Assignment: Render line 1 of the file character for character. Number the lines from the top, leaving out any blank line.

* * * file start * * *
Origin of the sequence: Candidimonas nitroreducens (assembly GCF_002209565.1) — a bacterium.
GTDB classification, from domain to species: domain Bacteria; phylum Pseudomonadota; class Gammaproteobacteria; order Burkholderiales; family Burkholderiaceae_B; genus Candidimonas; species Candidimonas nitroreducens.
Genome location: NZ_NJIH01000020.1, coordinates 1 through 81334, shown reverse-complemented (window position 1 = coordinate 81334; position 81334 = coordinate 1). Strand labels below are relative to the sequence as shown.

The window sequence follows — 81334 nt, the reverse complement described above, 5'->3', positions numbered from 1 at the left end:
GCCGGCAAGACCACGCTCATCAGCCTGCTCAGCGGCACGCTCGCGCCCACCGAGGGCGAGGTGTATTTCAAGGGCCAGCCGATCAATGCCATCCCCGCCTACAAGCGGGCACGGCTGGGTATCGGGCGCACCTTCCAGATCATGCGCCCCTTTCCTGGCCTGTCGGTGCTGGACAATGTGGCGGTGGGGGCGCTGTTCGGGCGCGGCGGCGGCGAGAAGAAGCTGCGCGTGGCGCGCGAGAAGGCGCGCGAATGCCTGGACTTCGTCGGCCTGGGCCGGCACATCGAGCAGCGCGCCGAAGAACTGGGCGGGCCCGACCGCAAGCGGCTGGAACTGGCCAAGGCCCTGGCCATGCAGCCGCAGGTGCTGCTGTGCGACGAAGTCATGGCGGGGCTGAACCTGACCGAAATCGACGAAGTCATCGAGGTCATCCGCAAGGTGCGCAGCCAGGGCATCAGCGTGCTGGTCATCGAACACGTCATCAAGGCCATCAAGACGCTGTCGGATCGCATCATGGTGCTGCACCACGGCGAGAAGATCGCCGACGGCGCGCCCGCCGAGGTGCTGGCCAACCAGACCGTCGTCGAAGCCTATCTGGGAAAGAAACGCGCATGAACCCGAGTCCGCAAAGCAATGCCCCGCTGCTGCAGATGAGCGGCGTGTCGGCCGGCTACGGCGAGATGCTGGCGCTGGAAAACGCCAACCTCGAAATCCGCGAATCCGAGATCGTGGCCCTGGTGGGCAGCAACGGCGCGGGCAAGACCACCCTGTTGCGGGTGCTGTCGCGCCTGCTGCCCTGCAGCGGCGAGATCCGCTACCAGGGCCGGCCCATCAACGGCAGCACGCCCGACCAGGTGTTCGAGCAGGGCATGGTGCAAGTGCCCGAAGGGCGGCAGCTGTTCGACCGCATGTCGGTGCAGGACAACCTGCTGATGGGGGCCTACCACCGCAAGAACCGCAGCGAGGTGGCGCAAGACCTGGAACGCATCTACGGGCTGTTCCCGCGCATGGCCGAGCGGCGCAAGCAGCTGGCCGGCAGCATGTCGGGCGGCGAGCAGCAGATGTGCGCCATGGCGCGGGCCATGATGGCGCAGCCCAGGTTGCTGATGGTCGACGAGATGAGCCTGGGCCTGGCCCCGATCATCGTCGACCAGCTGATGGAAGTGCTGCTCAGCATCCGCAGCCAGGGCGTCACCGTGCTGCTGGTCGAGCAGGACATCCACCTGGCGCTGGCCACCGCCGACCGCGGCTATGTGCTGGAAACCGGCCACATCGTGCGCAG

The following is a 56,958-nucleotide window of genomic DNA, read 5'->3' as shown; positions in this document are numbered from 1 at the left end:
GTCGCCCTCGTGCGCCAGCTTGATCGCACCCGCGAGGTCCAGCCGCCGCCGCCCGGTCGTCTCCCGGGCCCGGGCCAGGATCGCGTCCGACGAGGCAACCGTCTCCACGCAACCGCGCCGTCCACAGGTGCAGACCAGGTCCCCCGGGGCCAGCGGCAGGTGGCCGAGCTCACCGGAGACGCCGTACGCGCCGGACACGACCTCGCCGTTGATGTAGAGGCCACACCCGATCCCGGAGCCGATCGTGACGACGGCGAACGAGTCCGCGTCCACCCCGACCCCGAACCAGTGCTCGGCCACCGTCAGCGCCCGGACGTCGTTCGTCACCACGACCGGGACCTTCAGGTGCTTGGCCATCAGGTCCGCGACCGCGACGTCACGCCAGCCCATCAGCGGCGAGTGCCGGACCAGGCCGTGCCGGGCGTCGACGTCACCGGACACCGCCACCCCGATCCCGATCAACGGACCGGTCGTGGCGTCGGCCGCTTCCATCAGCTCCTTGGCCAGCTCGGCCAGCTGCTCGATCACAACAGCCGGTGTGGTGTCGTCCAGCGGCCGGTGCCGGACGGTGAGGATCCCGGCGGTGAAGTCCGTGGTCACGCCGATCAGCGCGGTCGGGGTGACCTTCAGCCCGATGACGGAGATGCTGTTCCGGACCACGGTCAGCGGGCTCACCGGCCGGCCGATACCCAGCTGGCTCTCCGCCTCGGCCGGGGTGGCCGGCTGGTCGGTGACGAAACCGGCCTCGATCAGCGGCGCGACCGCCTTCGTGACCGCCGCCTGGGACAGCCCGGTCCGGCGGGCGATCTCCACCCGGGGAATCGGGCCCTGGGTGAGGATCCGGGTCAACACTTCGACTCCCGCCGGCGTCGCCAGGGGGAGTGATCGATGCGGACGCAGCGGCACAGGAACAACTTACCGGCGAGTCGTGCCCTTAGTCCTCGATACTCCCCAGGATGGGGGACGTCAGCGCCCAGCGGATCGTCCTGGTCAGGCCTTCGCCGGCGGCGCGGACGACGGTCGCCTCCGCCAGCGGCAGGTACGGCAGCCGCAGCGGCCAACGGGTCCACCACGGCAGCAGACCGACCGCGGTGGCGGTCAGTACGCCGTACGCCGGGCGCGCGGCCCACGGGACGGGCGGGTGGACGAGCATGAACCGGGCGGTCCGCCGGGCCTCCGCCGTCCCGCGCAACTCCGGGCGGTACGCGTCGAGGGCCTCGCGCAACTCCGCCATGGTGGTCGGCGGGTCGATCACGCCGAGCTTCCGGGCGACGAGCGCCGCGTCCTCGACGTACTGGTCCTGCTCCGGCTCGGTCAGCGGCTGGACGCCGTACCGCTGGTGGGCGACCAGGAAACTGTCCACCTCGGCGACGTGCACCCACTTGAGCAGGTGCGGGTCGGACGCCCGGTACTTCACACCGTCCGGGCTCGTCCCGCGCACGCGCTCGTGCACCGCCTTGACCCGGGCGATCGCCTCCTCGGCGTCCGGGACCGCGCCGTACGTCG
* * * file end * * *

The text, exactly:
Origin of the sequence: Candidimonas nitroreducens (assembly GCF_002209565.1) — a bacterium.